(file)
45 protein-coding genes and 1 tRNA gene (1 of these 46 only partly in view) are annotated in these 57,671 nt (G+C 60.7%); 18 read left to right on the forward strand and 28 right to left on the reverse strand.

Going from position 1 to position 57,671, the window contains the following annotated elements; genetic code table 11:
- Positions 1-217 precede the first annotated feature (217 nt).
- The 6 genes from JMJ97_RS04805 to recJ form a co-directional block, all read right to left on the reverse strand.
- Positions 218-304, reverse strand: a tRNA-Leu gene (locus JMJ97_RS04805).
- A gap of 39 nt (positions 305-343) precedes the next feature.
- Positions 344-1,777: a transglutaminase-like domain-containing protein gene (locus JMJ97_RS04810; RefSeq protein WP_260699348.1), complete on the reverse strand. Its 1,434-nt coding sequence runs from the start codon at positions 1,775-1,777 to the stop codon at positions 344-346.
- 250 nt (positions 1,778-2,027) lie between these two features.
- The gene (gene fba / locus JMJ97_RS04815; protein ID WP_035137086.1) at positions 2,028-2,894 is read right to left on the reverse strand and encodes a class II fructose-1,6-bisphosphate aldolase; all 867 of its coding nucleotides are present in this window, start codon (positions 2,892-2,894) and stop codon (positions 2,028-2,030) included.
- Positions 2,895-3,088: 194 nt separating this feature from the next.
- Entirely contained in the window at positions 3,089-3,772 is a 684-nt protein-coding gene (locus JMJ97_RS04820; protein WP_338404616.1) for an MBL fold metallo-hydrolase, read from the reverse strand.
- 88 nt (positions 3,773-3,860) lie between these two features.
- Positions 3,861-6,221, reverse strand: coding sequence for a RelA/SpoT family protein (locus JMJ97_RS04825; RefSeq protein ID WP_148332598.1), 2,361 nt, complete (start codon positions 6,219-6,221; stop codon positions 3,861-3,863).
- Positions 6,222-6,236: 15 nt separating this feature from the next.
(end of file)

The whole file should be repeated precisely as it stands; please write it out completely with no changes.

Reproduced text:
45 protein-coding genes and 1 tRNA gene (1 of these 46 only partly in view) are annotated in these 57,671 nt (G+C 60.7%); 18 read left to right on the forward strand and 28 right to left on the reverse strand.

Going from position 1 to position 57,671, the window contains the following annotated elements; genetic code table 11:
- Positions 1-217 precede the first annotated feature (217 nt).
- The 6 genes from JMJ97_RS04805 to recJ form a co-directional block, all read right to left on the reverse strand.
- Positions 218-304, reverse strand: a tRNA-Leu gene (locus JMJ97_RS04805).
- A gap of 39 nt (positions 305-343) precedes the next feature.
- Positions 344-1,777: a transglutaminase-like domain-containing protein gene (locus JMJ97_RS04810; RefSeq protein WP_260699348.1), complete on the reverse strand. Its 1,434-nt coding sequence runs from the start codon at positions 1,775-1,777 to the stop codon at positions 344-346.
- 250 nt (positions 1,778-2,027) lie between these two features.
- The gene (gene fba / locus JMJ97_RS04815; protein ID WP_035137086.1) at positions 2,028-2,894 is read right to left on the reverse strand and encodes a class II fructose-1,6-bisphosphate aldolase; all 867 of its coding nucleotides are present in this window, start codon (positions 2,892-2,894) and stop codon (positions 2,028-2,030) included.
- Positions 2,895-3,088: 194 nt separating this feature from the next.
- Entirely contained in the window at positions 3,089-3,772 is a 684-nt protein-coding gene (locus JMJ97_RS04820; protein WP_338404616.1) for an MBL fold metallo-hydrolase, read from the reverse strand.
- 88 nt (positions 3,773-3,860) lie between these two features.
- Positions 3,861-6,221, reverse strand: coding sequence for a RelA/SpoT family protein (locus JMJ97_RS04825; RefSeq protein ID WP_148332598.1), 2,361 nt, complete (start codon positions 6,219-6,221; stop codon positions 3,861-3,863).
- Positions 6,222-6,236: 15 nt separating this feature from the next.